I like leading interactive and fun lessons. They gave me a lot of satisfaction, especially when they went well. After all, our students are supposed to go to work in creative and/or media industries, and boring monologue lectures are not going to help them think outside the box.
I like starting the class by asking them to give me a keyword / key term summarising what they’ve learned last week. I felt disappointed if they failed to provide any feedback because it seemed they haven’t learned anything at all. It started like this on Thursday 25 Feb, when only a few students recalled we’ve done time management, creating gantt chart, ordering and prioritising tasks on the previous week.
But, it got improved during the lesson. Some of them demonstrated they were able to provide constructive comments on each other’s gantt charts. They also learned quickly about risk identification, risk assessment, risk management and risk mitigation. They’ve added different risks to the list I provided, including loss of data (hence the importance of backup / offsite backup if needed), staff on leave (hence hiring more than needed or outsourcing), and bad communication (hence organising good meetings and improving trust between teammates).
Then, we played a time management game again. Through this game, students should learn how to complete tasks through teamwork, prioritise tasks, deliver completed work on time. The winner (who banked the most points) would be awarded. Many congratulations to Liam, Marc, Foster and Luke – they won a box of Celebrations chocolate for the 16,000 points they banked (the runner up team – Daniel, Toby, et al. – banked 15,000 points). Other teams also invested a lot of efforts and produced really good quality work. They failed to bank more points merely because they did not submit their completed work on time / in time.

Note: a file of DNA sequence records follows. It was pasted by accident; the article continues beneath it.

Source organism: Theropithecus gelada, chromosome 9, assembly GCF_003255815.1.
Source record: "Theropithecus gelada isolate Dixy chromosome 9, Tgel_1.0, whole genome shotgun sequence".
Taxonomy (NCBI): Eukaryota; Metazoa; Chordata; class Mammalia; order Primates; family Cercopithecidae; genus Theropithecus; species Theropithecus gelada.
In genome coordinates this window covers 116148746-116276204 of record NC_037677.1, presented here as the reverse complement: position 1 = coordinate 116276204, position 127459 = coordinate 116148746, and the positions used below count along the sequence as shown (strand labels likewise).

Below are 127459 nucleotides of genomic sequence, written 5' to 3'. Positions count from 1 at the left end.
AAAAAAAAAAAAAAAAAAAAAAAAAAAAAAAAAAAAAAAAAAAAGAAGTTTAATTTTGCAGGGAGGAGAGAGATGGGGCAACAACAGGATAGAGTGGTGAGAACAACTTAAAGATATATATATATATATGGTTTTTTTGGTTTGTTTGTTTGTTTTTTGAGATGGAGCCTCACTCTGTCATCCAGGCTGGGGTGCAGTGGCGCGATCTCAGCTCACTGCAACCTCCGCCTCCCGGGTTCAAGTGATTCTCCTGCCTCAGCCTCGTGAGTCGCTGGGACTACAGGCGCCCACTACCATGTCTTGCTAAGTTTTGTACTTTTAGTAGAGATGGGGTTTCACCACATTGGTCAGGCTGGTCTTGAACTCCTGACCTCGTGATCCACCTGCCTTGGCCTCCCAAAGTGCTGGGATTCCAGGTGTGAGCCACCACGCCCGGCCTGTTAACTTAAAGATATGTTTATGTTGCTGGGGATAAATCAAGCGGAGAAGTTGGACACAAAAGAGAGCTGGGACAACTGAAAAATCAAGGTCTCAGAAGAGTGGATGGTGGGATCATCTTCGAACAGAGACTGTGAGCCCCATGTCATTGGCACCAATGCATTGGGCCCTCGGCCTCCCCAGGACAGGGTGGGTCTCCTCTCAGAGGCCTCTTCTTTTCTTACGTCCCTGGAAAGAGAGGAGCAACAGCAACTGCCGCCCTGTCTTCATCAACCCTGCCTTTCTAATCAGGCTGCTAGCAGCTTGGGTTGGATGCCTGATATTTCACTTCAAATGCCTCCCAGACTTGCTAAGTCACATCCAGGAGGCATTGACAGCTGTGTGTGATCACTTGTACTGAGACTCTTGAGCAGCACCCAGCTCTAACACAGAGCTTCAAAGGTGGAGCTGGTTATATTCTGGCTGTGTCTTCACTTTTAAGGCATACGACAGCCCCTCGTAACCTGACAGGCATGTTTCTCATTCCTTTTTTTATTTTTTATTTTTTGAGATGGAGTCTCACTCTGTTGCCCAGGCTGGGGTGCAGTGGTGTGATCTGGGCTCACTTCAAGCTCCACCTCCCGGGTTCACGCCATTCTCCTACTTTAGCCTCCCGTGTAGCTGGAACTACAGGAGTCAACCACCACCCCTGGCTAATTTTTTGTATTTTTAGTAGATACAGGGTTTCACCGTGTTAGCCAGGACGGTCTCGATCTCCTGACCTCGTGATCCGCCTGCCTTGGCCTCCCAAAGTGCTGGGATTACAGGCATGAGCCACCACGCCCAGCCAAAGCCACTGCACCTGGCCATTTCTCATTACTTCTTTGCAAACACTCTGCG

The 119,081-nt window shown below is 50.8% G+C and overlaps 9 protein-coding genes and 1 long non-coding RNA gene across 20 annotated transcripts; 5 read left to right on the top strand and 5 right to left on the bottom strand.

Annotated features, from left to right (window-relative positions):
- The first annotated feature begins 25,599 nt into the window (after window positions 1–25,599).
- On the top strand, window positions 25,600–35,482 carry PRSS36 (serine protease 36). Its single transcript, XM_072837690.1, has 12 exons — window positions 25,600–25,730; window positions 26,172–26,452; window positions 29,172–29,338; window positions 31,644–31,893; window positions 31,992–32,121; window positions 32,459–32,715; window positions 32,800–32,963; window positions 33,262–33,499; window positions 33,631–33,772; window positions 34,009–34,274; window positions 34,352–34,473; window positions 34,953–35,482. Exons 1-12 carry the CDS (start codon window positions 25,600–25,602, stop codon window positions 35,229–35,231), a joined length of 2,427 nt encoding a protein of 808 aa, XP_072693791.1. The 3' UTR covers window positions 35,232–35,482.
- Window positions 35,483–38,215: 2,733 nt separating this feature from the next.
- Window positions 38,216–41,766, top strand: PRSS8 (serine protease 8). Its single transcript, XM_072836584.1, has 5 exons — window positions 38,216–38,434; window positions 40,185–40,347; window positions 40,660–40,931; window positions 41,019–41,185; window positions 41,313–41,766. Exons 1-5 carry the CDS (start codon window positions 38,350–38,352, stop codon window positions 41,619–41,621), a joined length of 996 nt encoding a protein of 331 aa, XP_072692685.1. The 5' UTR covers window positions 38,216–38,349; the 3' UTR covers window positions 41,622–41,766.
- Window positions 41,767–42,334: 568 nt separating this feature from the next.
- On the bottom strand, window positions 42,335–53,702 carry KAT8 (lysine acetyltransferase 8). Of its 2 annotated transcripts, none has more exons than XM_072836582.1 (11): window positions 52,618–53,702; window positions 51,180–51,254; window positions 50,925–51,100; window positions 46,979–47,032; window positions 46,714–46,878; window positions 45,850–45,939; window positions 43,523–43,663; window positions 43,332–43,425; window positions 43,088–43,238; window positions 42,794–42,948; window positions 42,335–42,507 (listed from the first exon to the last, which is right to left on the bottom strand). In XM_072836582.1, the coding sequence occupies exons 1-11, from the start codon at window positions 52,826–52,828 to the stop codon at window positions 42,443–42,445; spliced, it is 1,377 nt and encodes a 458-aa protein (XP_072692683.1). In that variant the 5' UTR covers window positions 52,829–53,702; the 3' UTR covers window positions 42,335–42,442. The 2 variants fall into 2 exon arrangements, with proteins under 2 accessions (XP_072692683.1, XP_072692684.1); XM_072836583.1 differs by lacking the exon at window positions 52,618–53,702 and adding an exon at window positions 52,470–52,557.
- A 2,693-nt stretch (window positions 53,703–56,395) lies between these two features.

I feel I ought to do something about all these clever stuffs my creative students have produced. So I decided to document the stuffs they’ve come up with in this blog. Here they are – a collection of the brilliant student work:
Task 8. List 5 games that change the game history forever
- Tennis for 2 – a game developed in 1958 on an analog computer, some consider it to be the first computer game
- Spacewars! – the first version appeared in 1962, one of the earliest known computer games (a student claimed it to be the first open source game, though I think Tennis for 2 was probably the first. Needs to be verified.)
- Pong – the first commercially successful video game; a student said “first family game that was basic enough for everyone to enjoy” (JF) (YL: well-said!)
- Donkey Kong – a student claimed it gave games to designers and artists. Perhaps – since “this was the first game to feature Donkey Kong wearing the monogrammed necktie, which has become a trademark.”
- Monster – the first multi-user adventure game (see MUD).
- Super Mario 64 – the first 3D platform game – “The game is counted by 1UP.com as one of the first games to have brought a series of 2D games into full 3D.“